New study finds that long term space travel could potentially cause liver damage

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Apr 22, 2016, 11:37 AM EDT

A new report indicates that space travel could potentially cause liver damage. As if the vast, cold deadliness of space in itself weren't dangerous enough.

According to Space, a new study found mice that spent two weeks in space back during NASA’s last shuttle mission in 2011 showed early-stage liver disease once they made it back to the ground. The study found that while in space, the mice stored more fat in their livers than mice on the ground, and the genes responsible for breaking down fats also started to change. Some of the mice even started to show early signs of fibrosis, which occurs when scar tissue develops in the live.

"It generally takes a long time, months to years, to induce fibrosis in mice, even when eating an unhealthy diet," the study’s lead author Karen Jonscher said in a statement. "If a mouse is showing nascent signs of fibrosis without a change in diet after 13.5 days, what is happening to the humans?”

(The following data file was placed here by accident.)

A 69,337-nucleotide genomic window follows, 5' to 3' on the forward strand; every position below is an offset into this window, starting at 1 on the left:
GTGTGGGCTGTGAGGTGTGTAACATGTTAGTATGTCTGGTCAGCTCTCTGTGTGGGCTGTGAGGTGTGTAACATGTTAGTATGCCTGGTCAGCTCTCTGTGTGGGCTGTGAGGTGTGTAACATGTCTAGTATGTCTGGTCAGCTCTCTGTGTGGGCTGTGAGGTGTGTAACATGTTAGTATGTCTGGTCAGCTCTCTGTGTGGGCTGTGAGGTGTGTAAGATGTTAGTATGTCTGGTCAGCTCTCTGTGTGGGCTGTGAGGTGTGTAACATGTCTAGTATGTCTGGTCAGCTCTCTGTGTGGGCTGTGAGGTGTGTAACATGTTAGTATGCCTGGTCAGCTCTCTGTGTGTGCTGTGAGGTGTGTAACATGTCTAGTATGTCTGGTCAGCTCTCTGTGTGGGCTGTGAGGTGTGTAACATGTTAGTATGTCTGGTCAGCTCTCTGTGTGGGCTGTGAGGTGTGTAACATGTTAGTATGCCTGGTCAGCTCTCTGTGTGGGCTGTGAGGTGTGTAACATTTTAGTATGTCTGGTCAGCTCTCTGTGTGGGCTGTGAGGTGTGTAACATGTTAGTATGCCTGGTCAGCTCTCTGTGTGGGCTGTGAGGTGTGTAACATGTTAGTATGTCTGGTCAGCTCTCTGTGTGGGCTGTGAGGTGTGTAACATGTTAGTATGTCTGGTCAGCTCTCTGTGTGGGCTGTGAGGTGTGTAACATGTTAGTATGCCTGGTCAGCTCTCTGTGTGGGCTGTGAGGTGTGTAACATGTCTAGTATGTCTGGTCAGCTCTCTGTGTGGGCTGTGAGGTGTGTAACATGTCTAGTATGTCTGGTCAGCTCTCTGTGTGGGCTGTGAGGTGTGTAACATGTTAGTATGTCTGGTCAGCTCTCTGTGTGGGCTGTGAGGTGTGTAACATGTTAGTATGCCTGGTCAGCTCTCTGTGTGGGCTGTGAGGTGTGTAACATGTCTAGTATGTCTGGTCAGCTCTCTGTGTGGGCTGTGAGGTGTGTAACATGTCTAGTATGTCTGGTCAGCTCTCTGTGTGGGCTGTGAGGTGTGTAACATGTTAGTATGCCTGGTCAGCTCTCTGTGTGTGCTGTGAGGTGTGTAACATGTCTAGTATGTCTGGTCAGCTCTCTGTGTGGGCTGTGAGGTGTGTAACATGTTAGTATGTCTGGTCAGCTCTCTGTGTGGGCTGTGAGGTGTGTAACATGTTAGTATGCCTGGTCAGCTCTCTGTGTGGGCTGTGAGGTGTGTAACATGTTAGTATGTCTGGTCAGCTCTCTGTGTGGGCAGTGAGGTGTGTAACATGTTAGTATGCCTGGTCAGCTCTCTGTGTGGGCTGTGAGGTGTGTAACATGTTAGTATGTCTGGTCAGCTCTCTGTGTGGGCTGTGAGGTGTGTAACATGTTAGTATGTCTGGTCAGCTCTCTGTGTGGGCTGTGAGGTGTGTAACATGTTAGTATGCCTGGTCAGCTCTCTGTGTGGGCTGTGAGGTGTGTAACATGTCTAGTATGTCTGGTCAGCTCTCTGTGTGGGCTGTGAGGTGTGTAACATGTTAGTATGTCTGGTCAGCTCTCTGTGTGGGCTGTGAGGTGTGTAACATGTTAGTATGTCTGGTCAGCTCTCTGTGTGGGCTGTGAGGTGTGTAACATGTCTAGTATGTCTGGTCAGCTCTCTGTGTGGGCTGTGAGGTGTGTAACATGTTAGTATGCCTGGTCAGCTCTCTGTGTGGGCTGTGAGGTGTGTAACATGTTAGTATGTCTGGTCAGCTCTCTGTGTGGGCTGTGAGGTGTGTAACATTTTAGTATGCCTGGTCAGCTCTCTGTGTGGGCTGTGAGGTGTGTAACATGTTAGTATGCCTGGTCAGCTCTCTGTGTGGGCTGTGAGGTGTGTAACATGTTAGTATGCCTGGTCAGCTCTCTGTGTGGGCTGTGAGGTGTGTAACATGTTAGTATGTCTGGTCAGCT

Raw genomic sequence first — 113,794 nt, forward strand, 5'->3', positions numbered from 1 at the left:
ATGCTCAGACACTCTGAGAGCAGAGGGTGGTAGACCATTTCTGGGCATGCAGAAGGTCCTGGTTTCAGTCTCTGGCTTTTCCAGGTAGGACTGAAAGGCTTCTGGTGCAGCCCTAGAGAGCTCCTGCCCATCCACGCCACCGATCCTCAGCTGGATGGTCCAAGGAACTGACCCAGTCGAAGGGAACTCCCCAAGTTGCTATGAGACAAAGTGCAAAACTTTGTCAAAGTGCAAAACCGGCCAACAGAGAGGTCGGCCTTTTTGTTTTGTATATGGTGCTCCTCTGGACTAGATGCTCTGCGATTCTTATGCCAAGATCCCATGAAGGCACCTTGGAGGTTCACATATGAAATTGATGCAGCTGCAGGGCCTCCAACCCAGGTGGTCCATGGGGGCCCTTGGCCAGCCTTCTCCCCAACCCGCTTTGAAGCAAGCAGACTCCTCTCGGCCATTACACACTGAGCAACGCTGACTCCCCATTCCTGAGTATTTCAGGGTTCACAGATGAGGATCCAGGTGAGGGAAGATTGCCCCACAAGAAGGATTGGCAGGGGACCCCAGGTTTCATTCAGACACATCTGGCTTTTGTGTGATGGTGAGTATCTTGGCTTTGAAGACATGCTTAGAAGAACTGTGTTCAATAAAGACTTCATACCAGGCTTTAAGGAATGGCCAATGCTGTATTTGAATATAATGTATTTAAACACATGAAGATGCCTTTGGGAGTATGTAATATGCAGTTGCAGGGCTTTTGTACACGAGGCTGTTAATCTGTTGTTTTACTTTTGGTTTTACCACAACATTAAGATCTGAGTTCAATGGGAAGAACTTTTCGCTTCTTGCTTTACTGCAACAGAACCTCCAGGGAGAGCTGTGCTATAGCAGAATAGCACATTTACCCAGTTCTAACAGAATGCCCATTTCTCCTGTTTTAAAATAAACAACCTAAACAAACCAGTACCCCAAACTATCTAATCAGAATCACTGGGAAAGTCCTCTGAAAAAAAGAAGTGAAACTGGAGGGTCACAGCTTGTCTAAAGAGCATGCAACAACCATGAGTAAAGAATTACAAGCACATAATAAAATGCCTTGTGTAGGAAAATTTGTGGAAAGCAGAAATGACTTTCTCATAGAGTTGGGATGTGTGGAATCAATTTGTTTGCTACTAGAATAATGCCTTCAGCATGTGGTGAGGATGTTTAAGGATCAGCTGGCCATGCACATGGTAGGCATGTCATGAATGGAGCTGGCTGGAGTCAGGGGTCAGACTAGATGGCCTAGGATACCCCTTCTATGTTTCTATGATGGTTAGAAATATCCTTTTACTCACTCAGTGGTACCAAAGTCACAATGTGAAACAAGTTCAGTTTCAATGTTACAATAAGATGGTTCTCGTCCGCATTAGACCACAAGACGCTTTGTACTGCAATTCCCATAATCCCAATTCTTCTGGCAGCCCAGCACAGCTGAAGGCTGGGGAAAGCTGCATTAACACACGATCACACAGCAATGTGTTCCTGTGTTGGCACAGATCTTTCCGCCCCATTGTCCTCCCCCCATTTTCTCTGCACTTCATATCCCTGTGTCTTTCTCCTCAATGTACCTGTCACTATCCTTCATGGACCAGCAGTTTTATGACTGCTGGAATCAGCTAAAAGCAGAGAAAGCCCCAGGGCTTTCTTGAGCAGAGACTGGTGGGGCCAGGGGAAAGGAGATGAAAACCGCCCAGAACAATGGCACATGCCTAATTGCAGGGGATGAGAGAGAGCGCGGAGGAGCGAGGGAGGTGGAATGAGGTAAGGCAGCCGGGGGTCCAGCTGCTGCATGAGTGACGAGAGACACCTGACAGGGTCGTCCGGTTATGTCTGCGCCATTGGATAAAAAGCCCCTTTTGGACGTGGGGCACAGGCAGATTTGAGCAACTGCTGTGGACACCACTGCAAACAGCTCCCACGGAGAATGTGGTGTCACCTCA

These findings are still very preliminary, and more studies will certainly be coming down in the next few years to determine the actual effect this could have on humans, as well as how even longer stints in space might affect mice. There are still a lot of questions to be answered, but there's no doubt that this could be troubling. As NASA works toward a mission to Mars, these findings could be crucial to make sure the astronauts we send can actually survive the journey.

It goes without saying, but hey, space ain’t easy.

(Via Space)